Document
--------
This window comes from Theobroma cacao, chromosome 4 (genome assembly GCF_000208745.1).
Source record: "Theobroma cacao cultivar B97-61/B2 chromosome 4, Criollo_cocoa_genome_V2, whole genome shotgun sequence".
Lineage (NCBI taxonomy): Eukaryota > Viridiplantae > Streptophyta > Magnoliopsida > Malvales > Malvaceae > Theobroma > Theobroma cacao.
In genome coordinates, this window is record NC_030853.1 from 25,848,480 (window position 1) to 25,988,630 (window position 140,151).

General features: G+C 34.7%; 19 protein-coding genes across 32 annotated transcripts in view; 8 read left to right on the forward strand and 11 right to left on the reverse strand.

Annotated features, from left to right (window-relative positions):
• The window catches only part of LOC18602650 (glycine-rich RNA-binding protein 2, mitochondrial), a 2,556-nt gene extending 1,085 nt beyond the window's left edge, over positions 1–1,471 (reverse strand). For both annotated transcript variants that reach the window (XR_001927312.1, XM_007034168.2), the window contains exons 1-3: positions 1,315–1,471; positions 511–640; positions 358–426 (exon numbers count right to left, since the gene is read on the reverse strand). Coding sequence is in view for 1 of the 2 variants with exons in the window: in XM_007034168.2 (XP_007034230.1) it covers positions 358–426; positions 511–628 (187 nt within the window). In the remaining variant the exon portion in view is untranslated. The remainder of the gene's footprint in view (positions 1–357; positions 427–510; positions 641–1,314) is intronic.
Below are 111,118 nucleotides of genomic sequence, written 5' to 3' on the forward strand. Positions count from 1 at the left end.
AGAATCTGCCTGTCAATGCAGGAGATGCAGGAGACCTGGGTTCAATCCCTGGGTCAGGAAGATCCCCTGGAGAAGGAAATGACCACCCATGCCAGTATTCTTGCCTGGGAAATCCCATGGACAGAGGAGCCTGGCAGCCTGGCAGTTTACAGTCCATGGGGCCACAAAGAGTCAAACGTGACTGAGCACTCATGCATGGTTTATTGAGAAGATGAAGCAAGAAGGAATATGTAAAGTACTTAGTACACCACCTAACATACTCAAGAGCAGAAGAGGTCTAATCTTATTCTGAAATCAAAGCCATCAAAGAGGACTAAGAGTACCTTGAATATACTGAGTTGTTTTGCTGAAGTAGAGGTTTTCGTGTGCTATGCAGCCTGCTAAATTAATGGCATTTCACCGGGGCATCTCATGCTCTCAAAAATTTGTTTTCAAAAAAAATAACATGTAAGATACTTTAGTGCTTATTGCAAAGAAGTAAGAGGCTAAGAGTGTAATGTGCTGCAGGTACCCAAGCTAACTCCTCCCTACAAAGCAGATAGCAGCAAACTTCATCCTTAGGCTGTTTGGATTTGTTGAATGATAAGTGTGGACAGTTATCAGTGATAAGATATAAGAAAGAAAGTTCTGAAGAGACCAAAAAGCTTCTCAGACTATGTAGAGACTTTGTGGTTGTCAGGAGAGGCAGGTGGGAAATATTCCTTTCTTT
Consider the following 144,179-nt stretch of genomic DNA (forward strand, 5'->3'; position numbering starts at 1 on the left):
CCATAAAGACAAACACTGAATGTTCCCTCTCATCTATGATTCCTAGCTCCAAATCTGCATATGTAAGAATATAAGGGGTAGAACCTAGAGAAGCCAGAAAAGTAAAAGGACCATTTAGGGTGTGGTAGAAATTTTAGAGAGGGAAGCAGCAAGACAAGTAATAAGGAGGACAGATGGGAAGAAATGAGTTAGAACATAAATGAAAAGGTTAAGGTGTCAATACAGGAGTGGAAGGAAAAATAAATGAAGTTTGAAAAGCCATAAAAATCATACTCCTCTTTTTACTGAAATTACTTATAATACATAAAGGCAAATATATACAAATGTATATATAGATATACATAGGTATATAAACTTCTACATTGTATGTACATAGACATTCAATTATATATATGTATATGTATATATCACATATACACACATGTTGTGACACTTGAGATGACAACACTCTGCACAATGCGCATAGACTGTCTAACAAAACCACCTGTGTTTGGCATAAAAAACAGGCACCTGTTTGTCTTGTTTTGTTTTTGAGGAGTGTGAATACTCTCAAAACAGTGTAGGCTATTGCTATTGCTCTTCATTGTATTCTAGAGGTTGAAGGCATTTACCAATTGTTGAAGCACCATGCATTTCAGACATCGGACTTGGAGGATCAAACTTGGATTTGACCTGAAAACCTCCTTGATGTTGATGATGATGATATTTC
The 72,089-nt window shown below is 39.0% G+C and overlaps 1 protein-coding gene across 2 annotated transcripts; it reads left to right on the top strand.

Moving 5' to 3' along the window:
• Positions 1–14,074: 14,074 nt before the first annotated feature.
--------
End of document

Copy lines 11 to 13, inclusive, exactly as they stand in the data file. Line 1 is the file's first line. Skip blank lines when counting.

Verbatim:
CCATAAAGACAAACACTGAATGTTCCCTCTCATCTATGATTCCTAGCTCCAAATCTGCATATGTAAGAATATAAGGGGTAGAACCTAGAGAAGCCAGAAAAGTAAAAGGACCATTTAGGGTGTGGTAGAAATTTTAGAGAGGGAAGCAGCAAGACAAGTAATAAGGAGGACAGATGGGAAGAAATGAGTTAGAACATAAATGAAAAGGTTAAGGTGTCAATACAGGAGTGGAAGGAAAAATAAATGAAGTTTGAAAAGCCATAAAAATCATACTCCTCTTTTTACTGAAATTACTTATAATACATAAAGGCAAATATATACAAATGTATATATAGATATACATAGGTATATAAACTTCTACATTGTATGTACATAGACATTCAATTATATATATGTATATGTATATATCACATATACACACATGTTGTGACACTTGAGATGACAACACTCTGCACAATGCGCATAGACTGTCTAACAAAACCACCTGTGTTTGGCATAAAAAACAGGCACCTGTTTGTCTTGTTTTGTTTTTGAGGAGTGTGAATACTCTCAAAACAGTGTAGGCTATTGCTATTGCTCTTCATTGTATTCTAGAGGTTGAAGGCATTTACCAATTGTTGAAGCACCATGCATTTCAGACATCGGACTTGGAGGATCAAACTTGGATTTGACCTGAAAACCTCCTTGATGTTGATGATGATGATATTTC
The 72,089-nt window shown below is 39.0% G+C and overlaps 1 protein-coding gene across 2 annotated transcripts; it reads left to right on the top strand.

Moving 5' to 3' along the window: